The CC7 Cushioncraft

Bringing the CC7 back to the Isle of Wight..

Through the combination of public donations to date and a generous loan, the Wight Aviation Museum have been able to secure the Britten-Norman CC7 Cushioncraft XX102, the second to the last built [C/N 005] and bring it back to the Island, for restoration and to display as part of our museum collection.

The CC7 XX102 was built on the Isle of Wight in 1969 as part of an ongoing program to develop hovercraft technology.

The XX102 was in service with the 200 Hovercraft Squadron of Royal Corps of Transport from the late 1960’s and was in use around the World before being transferred to the Royal Navy Hovercraft Trials Unit in 1972, remaining in military service until the early 1980’s.

The CC7 XX102 undergoing sea trials in the Solent in 1970

The CC7 arrives at SandownAirport..

With thanks to our supporters..

We are most grateful to our ardent supporters that have already raised a fantastic £1100 to date, though direct donations, including gift aid, to finance this project.

The amount raised so far has been used to cover the cost of transport from Lincolnshire to the ferry. This was a 500 mile road trip from a location near to RAF Coningsby. We have secured through help from another supporting heritage organisation, a free ferry crossing for her.

We are also very grateful to people that worked on this craft for contacting us and offering to help us with restoration. We have also had support from the Hovercraft Museum, who has a sister craft CC7 in their museum at Lee on Solent and Warwick Jacobs, the founding father of the museum, we have really appreciated their help and advice.

We will have a dedicated WAM Cushioncraft team on the ground at Sandown Airport on the Island, including our hovercraft guru Nikki Wilkes, who has a vast knowledge and contacts we can tap into to support this project.

About the CC7..

In 1960 Britten-Norman Ltd, based at their Duver works at St Helens, began fabrication of their new “Cushioncraft” vehicles, their name for an air-cushion hovercraft vehicle.

The Cushioncrafts were initially used to study the potential of this type of vehicle for the carriage of bananas from plantations in the Southern Cameroons, work which later expanded into many different countries.

These investigations revealed the possibility of a break-through in transportation by the use of air cushion vehicles, which could potentially accelerate the pace of development in territories where roads are nonexistent and costly to build, especially where rivers are seasonally un-navigable.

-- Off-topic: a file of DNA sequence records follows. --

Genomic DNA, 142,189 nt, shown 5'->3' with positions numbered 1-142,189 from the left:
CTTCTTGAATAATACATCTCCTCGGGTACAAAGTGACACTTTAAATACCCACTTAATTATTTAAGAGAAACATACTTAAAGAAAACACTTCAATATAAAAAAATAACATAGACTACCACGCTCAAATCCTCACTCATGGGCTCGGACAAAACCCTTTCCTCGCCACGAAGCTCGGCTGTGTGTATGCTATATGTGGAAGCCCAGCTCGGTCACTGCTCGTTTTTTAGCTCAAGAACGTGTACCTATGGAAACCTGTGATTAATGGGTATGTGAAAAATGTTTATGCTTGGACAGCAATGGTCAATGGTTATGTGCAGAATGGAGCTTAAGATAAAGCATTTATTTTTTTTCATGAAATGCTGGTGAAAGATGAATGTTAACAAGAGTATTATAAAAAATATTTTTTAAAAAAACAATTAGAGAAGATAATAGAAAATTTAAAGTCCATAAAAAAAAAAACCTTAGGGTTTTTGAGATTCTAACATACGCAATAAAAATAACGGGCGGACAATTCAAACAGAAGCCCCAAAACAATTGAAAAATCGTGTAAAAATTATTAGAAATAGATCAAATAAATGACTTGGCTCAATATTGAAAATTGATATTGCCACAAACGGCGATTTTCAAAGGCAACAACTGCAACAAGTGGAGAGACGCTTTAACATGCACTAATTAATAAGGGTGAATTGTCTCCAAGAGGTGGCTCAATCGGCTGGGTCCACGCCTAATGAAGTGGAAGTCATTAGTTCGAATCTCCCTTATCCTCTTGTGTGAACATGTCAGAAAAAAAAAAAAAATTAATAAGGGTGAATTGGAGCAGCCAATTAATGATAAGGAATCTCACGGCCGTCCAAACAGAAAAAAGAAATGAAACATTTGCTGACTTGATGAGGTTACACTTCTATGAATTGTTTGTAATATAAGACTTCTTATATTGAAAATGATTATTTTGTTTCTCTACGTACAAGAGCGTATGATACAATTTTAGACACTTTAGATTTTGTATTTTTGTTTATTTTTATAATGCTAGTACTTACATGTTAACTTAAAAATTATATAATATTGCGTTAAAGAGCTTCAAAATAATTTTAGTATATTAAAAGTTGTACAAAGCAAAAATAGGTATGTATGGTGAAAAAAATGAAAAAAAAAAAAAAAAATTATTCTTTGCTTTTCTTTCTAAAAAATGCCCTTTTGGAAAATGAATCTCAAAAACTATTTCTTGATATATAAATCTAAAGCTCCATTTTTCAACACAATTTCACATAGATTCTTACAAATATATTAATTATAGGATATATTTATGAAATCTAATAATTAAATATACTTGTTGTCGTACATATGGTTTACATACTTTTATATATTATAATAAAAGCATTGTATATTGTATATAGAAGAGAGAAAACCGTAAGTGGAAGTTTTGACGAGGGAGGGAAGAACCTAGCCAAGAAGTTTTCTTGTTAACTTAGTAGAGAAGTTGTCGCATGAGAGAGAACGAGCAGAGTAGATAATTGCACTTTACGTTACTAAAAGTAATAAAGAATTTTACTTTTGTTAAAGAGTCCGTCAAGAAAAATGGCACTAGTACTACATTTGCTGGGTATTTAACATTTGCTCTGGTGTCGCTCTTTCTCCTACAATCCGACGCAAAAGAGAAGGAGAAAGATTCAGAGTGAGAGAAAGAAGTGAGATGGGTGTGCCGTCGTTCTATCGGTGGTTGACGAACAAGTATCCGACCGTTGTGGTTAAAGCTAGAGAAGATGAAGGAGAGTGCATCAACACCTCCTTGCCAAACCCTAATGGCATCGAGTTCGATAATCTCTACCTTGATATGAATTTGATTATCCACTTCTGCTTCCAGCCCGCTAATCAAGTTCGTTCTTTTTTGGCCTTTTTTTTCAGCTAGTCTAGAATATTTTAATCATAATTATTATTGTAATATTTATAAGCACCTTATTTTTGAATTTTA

The civilian version of the CC7 alongside other Cushioncraft models developed by Britten Norman

Cushioncraft was reconstituted as a separate company in 1967 to permit British Hovercraft Corporation (BHC) to take a minority share holding and it revived the name under which Britten-Norman’s initial ACV endeavours were launched.

In 1971, Britten-Norman encountered financial problems, and the Cushioncraft company was sold to BHC in 1972.

The CC7 XX102 was built under licence by BHC at their works in East Cowes in 1969, during the transition of the business from Britten Norman Ltd.

Inside the CC7
The inside of the CC7’s was fairly basic with just one driver seat fitted to help reduce the weight of the vehicle.

Key stats..

The CC7 was built in aluminium with inflatable side decks, first taking to the water in early 1967 as part of an ongoing program to develop bigger and better hovercraft.

The CC7 was the first Cushioncraft to use a gas turbine engine ( previous C class versions have traditional piston engines).

  • 1 crew, 9 passengers
  • 35 knots cruising speed, (65 km/h – 40 mph)
  • 24 ft 6 inch long (7.4m)
  • 15 ft 2 inch beam (4.6m)
  • 390 shp ST-6B free turbine engine
  • Weight 1306 kg (empty)

How you can help..

We still need your help to raise further funds to fully purchase and restore, this Island built marvel of engineering as a static display.

These Hovercrafts we’re built by Britten Norman in the late 1960’s at their works in St Helens, on the Island and the CC7 formed part of an going program of hovercraft development by BN and were built to aircraft standards and represents a vital part of the Islands engineering heritage which is at risk of being lost for good.

The CC7 will be restored by the Wight Aviation Museum team and will displayed for the public to enjoy at our museum.

If you would like to support our work please donate using the methods below, many thanks.